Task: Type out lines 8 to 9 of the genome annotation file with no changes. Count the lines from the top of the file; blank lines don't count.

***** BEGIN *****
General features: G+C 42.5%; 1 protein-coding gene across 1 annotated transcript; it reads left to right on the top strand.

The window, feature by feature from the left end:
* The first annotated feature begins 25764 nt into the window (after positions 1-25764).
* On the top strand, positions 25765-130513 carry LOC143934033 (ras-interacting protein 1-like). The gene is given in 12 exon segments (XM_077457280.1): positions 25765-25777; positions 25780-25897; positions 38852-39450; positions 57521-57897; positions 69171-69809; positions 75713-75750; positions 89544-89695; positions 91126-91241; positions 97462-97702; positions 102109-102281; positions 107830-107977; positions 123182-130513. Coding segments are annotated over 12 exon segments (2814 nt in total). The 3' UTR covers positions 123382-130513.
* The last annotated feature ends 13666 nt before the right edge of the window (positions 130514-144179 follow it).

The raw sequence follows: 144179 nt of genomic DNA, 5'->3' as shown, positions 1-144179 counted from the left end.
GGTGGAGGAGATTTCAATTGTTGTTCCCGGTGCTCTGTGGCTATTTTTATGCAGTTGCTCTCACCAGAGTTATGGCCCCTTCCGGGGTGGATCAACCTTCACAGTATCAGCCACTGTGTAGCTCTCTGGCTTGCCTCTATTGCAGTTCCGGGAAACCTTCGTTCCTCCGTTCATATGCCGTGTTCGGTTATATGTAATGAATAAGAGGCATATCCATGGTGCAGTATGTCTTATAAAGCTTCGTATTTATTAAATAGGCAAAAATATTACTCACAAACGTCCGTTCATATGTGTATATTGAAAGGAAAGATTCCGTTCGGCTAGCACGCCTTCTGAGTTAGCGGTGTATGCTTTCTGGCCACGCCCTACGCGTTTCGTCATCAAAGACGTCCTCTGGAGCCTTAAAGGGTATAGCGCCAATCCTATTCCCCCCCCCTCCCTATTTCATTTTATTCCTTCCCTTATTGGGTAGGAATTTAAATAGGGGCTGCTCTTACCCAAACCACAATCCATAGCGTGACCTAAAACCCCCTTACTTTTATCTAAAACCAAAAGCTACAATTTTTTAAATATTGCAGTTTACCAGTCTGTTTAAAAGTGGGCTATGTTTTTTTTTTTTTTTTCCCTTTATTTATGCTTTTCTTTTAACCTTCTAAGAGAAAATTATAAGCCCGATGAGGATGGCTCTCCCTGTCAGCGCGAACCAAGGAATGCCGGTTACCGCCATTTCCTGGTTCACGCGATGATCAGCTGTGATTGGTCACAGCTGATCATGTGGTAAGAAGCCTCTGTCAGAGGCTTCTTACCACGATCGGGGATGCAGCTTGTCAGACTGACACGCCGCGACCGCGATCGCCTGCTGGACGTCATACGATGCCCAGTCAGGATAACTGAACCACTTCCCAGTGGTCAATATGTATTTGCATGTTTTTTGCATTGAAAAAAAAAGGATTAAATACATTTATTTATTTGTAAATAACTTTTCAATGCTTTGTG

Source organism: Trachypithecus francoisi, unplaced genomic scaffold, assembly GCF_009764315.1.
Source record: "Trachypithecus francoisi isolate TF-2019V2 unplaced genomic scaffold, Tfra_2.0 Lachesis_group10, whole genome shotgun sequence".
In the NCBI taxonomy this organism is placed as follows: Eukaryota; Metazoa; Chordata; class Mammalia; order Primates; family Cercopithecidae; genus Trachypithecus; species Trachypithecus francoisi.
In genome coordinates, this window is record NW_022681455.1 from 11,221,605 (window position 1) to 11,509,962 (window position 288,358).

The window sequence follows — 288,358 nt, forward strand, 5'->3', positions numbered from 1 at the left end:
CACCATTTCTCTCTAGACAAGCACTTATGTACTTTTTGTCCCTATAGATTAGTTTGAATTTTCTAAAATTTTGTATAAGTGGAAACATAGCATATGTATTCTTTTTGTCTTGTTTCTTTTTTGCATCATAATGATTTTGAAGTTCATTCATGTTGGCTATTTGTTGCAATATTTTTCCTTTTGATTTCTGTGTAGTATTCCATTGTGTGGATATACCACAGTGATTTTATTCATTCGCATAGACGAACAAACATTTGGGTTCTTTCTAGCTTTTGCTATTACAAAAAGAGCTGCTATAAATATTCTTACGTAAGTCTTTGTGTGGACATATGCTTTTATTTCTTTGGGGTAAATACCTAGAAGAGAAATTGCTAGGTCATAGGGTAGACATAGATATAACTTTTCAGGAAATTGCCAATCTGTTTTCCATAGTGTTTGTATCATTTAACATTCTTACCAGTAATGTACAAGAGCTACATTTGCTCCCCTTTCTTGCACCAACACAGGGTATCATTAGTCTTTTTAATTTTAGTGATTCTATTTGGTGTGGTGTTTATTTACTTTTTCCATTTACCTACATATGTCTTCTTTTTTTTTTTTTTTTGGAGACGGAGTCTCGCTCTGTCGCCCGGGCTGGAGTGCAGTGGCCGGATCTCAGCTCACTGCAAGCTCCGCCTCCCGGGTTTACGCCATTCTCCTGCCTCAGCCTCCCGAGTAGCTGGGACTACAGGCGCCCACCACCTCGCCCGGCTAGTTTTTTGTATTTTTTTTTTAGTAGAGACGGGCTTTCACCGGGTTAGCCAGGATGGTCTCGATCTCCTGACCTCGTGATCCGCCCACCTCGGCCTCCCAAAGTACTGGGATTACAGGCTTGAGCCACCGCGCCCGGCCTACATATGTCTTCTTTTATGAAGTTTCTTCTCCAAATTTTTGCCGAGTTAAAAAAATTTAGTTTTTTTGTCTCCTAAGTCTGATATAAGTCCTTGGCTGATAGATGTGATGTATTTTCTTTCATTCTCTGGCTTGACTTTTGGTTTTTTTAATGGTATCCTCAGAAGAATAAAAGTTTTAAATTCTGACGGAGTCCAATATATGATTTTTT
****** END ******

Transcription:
Source organism: Trachypithecus francoisi, unplaced genomic scaffold, assembly GCF_009764315.1.
Source record: "Trachypithecus francoisi isolate TF-2019V2 unplaced genomic scaffold, Tfra_2.0 Lachesis_group10, whole genome shotgun sequence".